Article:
Call Agent Conduits
Call agents reside on the Internet and can terminate H.323, SIP, and MGCP connections from the Internet, as well as SS7 connections from the PSTN. SS7 connections (either TCAP or ISUP) from the PSTN are directed to the call agent via IP from the gateway. TCAP is used in the PSTN and supports transactions among applications or databases residing on different service platforms. TCAP is currently used by applications to support the lookup of routing and other information. ISUP manages basic call setup and teardown, and also supports other supplementary services. A number of integration issues arise at the interface between the ISUP, TCAP, H.323, SIP, and MGCP protocols. In the world of IP, H.323, SIP, and MGCP, there tend to be few protocol variations. However, in the world of TCAP, and especially in the world of ISUP, there are literally dozens of protocol variations that are different enough from each other to be incompatible. In addition, ISUP is still limited in its ability to transparently carry information among connected H.323 networks. This limitation generates numerous interoperability issues since proprietary solutions are required to tunnel through the PSTN to connect H.323 networks.

The location of call agents in the combined Internet-PSTN infrastructure allows them to easily access databases used in the PSTN, as well as name servers used for the Internet. Call agents are also conveniently positioned to bind various voice, data, and other connections into a single coherent session from the end-user perspective. This binding, combined with the ability to manage media-stream conversions among the different network infrastructures, points to the likelihood that call agents will become the primary coordinating "intelligence" between the Internet and PSTN infrastructures. Call agent applications will run on the call agent platform and access information repositories either co-resident with the applications or distributed elsewhere in the network.

PSTN services have very well-defined behavioral, information, and business models. Internet services are relatively immature, and in many cases are still in their early formative stages. The integration of Internet-based services -- such as Web browsing, e-mail, e-commerce, and e-collaboration -- with voice and other services provided by the PSTN, is creating a number of opportunities and challenges. New services such as "click-to-dial," user-based service provisioning and management, Web call centers, and others will evolve from the integration of the Internet and PSTN. Resolving the behavioral and procedural differences between the Internet and PSTN is relatively simple compared to the development of provisioning, revenue, and settlement models for this new environment. These models must be normalized among different service providers and network operators to ensure device portability, number portability, service interoperability, and rational billing and customer care models from the end-user perspective.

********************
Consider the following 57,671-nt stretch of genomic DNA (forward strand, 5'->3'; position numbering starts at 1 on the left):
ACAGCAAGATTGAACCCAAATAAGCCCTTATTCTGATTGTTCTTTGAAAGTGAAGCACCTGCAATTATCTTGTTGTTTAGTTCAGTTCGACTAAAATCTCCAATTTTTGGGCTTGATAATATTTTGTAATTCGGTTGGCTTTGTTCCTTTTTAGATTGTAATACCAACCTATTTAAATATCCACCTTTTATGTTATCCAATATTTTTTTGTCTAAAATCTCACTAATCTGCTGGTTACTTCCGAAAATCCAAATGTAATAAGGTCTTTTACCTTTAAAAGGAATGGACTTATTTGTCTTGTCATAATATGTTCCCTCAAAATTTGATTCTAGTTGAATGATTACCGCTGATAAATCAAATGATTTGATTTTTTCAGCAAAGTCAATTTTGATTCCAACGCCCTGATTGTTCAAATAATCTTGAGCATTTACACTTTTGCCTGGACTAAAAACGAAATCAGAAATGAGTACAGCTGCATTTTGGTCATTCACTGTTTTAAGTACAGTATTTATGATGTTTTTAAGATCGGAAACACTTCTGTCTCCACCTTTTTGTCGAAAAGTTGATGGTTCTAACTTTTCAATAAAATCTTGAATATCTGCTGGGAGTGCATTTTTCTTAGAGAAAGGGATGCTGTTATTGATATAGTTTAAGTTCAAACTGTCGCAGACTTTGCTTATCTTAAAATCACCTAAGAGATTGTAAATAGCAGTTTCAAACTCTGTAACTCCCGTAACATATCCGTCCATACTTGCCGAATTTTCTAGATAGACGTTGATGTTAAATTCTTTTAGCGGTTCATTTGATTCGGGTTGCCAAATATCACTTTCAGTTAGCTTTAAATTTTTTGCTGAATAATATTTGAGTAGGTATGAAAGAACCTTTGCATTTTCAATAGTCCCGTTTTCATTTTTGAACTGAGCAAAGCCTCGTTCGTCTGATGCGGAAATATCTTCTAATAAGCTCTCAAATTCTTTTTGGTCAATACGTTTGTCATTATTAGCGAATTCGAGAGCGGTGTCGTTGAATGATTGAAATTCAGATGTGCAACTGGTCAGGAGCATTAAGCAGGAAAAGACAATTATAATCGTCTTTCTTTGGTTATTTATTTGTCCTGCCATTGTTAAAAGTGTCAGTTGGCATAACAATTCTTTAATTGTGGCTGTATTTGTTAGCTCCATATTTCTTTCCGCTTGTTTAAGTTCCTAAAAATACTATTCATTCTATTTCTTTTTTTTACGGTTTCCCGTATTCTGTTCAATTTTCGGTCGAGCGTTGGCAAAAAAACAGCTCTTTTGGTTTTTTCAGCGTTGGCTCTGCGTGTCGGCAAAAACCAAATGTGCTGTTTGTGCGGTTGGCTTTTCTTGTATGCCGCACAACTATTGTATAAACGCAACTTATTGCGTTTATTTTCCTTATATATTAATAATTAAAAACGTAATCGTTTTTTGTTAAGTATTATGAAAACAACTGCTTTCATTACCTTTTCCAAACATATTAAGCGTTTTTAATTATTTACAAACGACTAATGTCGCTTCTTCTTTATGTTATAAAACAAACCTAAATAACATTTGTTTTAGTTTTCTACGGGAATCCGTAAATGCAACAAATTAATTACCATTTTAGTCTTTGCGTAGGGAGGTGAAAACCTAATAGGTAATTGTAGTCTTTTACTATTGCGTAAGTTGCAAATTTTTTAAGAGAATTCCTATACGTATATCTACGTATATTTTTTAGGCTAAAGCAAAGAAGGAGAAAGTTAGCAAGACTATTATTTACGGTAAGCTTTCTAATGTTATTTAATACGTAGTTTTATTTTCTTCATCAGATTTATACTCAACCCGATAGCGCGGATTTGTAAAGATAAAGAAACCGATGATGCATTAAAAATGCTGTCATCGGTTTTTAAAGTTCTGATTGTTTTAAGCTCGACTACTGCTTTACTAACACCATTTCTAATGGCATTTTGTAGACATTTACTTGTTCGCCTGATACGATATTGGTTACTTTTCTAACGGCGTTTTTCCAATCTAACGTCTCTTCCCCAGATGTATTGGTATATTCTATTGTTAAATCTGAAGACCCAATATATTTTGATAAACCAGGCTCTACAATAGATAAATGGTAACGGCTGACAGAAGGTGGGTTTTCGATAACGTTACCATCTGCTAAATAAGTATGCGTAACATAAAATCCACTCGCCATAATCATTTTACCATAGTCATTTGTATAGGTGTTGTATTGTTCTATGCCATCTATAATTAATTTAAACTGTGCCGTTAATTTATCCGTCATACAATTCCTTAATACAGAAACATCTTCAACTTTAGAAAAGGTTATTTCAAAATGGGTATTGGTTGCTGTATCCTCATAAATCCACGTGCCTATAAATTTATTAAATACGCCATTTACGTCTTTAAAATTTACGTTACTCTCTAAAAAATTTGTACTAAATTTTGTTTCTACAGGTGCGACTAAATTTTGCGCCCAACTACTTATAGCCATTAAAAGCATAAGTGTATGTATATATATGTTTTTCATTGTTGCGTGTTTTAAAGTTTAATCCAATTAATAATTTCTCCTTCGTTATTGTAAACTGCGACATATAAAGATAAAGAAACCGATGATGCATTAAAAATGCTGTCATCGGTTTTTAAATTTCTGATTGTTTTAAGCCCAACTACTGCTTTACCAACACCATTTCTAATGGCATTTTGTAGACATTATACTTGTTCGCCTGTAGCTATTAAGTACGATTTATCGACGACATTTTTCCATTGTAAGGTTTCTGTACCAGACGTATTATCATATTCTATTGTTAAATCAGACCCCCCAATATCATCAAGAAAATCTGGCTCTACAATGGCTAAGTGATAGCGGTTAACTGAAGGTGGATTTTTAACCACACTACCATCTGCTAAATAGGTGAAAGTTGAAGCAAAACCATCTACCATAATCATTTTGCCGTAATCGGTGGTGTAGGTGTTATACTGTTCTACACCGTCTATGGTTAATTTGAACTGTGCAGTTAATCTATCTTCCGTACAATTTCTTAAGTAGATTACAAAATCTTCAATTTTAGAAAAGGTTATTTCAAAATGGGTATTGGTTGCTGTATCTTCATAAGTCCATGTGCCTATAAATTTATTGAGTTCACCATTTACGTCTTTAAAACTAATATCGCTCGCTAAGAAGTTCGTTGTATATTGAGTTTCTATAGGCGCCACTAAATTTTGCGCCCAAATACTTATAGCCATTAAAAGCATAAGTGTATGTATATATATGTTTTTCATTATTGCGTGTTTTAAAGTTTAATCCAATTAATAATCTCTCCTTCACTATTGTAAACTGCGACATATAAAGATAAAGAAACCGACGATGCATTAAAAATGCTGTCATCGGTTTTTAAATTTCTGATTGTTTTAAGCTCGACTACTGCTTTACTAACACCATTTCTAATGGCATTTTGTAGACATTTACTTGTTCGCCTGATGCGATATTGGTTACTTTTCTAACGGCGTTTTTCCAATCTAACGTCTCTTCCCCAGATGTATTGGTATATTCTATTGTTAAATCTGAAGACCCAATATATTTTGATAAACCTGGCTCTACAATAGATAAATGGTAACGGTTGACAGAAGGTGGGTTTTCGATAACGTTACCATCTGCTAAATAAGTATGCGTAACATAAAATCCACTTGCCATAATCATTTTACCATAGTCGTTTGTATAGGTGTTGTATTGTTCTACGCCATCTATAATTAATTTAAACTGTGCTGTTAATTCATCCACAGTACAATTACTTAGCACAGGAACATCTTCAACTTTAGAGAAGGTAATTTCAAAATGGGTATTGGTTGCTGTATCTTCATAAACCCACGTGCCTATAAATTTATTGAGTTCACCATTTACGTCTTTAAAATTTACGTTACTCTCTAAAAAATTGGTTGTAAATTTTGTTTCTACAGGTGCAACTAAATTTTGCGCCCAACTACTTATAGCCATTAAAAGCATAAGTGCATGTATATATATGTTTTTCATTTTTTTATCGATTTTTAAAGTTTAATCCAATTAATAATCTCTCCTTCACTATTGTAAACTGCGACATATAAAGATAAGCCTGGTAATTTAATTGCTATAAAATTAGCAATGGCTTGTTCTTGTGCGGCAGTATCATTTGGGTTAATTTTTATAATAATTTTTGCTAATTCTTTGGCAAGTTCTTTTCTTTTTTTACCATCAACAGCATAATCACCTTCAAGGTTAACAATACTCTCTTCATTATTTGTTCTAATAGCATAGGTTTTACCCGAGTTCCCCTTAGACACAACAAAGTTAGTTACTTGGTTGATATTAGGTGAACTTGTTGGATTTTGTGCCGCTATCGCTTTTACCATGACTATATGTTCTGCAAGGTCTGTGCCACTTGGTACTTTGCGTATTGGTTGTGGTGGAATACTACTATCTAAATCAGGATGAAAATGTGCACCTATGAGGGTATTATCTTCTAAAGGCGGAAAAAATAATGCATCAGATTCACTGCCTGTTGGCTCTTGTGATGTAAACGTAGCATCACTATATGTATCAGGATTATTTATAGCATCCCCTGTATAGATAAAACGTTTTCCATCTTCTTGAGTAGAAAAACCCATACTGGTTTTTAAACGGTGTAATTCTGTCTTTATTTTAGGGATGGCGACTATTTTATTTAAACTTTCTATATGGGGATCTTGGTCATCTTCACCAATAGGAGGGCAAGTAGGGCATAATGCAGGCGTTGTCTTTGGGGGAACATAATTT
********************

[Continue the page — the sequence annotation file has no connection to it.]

A number of organizations are involved in developing procedural and service models to integrate the PSTN and Internet network infrastructures. In addition to the International Telecommunications Union (ITU, www.itu.org), Internet Engineering Task Force (IETF, www.ietf.org), and European Telecommunications Standards Institute (ETSI, www.etsi.org), there are currently three industry forums focused on addressing various aspects of integrating the Internet with the PSTN infrastructure. These include the recently formed SoftSwitch Consortium (www.softswitch.org), which focuses on IP-to-PSTN integration issues, the Multiservice Switching Forum (www.msforum.org), which focuses on ATM-to-PSTN integration issues, and the Intelligent Network Forum (www.inf.org), which has been working for some time on developing procedural and service models for IN-to-IP integration.

The concept of distributed network intelligence will provide a powerful foundation upon which the next-generation network can be built. It will supplant the intelligent network and computer telephony, and provide the framework upon which information, applications, and the means to bring them together can create services needed and valued by end users, service providers, and network providers. The continuing challenge of service and network providers will be to maintain and enhance existing services while ensuring sufficient intelligence, flexibility, application portability, and interoperability to support new services evolving from the continued integration of the telephony, Internet, wireless, and cable infrastructures.

Jeff Lawrence is President & CEO of Trillium Digital Systems, Inc. Trillium provides solutions for telephony, intelligent networks, the Internet, wireless, and broadband networks. Solutions consist of communications software, support and value-added software integration, customization, and consulting services for SS7, ATM, IP, wireless, ISDN, frame relay, V5, and X.25/X.75 technologies. Trillium also offers complementary solutions for fault-tolerance/high-availability, protocol interworking, Java, and Software on Silicon. For more information, visit Trillium's Web site at www.trillium.com.